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gecko girl gone cold - natalie d.c.


there was once a gecko girl trapped in a palace. she had webbed hands & feet, skin spotted by an array of colors, & an affliction that caused her never to speak. the palace she resided in lay on a deserted island in the middle of what she’s read in the many books scattered throughout her library to be called the Mediterranean Sea. the reason for the island’s desertion, she cannot be sure. whether plague, war, infertility, or something even more insidious, she cannot be sure. for she was born from a dying woman, one who faded away so slowly & so painfully, it wasn’t until the gecko-girl was of walking age that the groans of the woman from her bedchambers finally ceased. the gecko-girl buried her on the shores of the island as soon as she was of strong enough age to pick up a shovel. until then, however, the palace reeked of death, & the gecko-girl spent most of her days in nature, in the forests & hiking trails & abandoned houses & shores of the beach that eventually led to what she referred to as The Outside. the gecko girl knew there was an Outside; every book she had picked up & scoured through over the years spoke of a world of mountains, volcanoes, rivers, lakes, deserts, tundras &, most intriguingly, cities. places nonexistent on this little island, where all the gecko-girl could do was roam, read & ruminate. she always stuck to the sunny places – she was half-gecko after all. she hated anything remotely resembling the cold – whether it was the cool breeze of the sea across her neck or the frigid chill of an oncoming storm, the gecko-girl always shuttered away into a warmer spot, a blazing place where she could rest in flaming peace. one day, however, on one of the gecko-girl’s endless routine walks, she found herself surrounded by cold. no matter where she set foot, what little hair she had atop her arms & legs stood on end, her skin grew prickly & she felt unable to move any farther. she made it atop one of her favorite boulders, but it was as cold as the air around her. once she regained her strength, she made a break for the beach, hoping its warm sandy shores could offer her some relief. alas, the beach felt as dead as she always feared the people who used to reside on this island. the sand was cool to the touch & one splash from the sea’s tumultuous waves was enough to leave her paralyzed. frustrated & terrified, she ran towards the palace, her little prison, her home that no longer felt like home. she pressed herself against every tile, shrouded herself in every blanket, & even attempted to light a fire, although it never so much as sparked to life. desperate, she wept atop the bed where she assumed she was born, where her mother lay, dying, for years on end. the gecko-girl will never know how she survived so many years without her mother’s lively touch – without anyone’s lively touch – but, with this cold, she feared she wouldn’t survive much longer. she sent a prayer to the winds, hoping that someone on The Outside would think to travel to this forgotten, far-off island in search of a gecko-girl gone cold.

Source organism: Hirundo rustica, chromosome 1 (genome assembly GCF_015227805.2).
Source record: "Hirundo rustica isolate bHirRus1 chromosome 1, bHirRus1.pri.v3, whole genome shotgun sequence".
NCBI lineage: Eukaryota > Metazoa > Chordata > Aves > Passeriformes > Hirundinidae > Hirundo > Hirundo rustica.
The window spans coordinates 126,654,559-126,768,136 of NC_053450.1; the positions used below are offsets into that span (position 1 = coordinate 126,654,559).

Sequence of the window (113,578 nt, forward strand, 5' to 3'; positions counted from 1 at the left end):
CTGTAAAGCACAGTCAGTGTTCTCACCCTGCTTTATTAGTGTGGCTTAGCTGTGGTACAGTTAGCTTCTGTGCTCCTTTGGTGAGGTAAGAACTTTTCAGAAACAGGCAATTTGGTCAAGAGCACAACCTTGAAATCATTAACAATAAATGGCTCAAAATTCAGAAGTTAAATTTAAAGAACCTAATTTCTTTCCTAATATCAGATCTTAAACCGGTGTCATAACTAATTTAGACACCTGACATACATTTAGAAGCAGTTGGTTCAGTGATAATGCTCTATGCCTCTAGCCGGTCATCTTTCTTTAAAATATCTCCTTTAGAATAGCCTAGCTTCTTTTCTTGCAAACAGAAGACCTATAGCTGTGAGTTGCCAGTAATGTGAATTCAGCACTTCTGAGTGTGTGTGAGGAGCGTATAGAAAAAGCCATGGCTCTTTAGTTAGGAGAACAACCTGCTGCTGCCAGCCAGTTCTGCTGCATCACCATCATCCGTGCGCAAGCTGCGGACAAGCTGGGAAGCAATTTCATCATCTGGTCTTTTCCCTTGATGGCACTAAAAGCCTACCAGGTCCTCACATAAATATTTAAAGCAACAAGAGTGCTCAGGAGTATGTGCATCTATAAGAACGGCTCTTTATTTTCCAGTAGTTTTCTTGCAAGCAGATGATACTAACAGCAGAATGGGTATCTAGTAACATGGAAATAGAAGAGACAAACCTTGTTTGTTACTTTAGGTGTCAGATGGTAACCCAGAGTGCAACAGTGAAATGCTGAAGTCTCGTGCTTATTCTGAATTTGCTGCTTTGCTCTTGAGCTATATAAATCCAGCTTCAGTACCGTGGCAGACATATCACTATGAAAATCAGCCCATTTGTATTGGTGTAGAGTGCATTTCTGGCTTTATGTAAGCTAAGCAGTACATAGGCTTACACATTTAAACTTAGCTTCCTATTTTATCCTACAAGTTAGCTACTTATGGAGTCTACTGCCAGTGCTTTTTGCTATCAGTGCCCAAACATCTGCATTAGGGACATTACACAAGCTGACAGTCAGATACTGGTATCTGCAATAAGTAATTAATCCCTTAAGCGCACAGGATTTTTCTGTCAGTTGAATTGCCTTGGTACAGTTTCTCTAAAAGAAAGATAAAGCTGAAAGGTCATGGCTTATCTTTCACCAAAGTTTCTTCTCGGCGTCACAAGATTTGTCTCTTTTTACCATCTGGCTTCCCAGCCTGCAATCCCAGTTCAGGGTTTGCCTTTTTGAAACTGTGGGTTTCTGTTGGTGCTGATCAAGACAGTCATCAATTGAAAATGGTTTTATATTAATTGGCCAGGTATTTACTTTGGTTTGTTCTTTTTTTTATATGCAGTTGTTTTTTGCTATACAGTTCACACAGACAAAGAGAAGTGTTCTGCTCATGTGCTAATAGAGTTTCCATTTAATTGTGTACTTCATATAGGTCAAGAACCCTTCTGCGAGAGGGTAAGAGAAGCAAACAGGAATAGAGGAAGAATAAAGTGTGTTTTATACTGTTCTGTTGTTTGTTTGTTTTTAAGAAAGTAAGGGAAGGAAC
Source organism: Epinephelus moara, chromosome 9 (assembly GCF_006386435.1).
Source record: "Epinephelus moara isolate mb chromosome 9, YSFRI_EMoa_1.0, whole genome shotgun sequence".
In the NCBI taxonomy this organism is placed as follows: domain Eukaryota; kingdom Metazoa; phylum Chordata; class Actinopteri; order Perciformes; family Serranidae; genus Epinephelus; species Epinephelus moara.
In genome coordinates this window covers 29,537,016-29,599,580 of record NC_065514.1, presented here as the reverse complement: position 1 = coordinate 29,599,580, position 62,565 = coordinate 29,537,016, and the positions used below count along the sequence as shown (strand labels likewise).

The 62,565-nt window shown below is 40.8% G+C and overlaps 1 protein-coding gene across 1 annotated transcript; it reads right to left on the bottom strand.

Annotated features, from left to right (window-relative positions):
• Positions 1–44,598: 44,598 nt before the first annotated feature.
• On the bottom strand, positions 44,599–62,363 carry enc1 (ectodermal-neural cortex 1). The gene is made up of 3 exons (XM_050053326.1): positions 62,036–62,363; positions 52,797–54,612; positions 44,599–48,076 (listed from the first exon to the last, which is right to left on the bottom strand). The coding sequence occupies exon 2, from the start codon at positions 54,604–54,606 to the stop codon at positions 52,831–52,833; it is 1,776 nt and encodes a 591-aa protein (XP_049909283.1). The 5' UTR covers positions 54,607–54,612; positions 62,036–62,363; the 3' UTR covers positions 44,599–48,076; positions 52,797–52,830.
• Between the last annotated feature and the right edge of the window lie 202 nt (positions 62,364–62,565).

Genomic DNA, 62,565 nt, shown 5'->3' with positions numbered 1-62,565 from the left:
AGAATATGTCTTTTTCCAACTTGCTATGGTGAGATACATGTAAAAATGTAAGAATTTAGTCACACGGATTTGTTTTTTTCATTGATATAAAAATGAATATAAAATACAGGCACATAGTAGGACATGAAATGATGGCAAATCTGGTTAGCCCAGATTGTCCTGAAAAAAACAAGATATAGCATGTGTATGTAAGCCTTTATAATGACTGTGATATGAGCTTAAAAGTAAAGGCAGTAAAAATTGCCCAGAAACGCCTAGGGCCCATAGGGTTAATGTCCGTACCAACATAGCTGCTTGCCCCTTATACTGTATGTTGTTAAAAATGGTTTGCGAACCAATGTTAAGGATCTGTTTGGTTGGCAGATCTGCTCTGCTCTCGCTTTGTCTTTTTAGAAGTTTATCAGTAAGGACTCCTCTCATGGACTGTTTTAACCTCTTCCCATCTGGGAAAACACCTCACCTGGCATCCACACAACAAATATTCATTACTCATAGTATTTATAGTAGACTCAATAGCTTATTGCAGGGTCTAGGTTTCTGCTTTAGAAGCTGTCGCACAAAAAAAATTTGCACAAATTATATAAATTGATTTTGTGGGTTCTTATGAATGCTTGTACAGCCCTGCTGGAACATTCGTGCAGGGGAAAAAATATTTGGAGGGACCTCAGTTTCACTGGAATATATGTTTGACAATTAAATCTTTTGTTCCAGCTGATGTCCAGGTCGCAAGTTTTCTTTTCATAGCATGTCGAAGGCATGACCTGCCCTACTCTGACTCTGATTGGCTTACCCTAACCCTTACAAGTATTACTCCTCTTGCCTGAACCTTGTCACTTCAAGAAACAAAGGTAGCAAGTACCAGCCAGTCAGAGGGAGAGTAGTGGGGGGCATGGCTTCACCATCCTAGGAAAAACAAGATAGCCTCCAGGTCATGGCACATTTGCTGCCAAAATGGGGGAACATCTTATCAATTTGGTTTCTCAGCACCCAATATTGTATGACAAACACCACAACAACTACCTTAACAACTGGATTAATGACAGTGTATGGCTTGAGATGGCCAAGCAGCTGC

Natalie D.C. (she/her) is a 20-year-old artist and writer based in Pittsburgh, PA. Her writing grapples with her erratic mental health and paradoxical queer half-Moroccan identity. She has been published in The Echo, Porridge Magazine, Pile Press, Art, Strike! and elsewhere. When she isn’t busy working towards her BA in Public & Professional Writing, you can usually find her re-reading her favorite book over and over, baking with her little sister or filling her walls with anything and everything that makes her smile. Her debut poetry chapbook, blue pearl, is available for purchase from Bottlecap Press.


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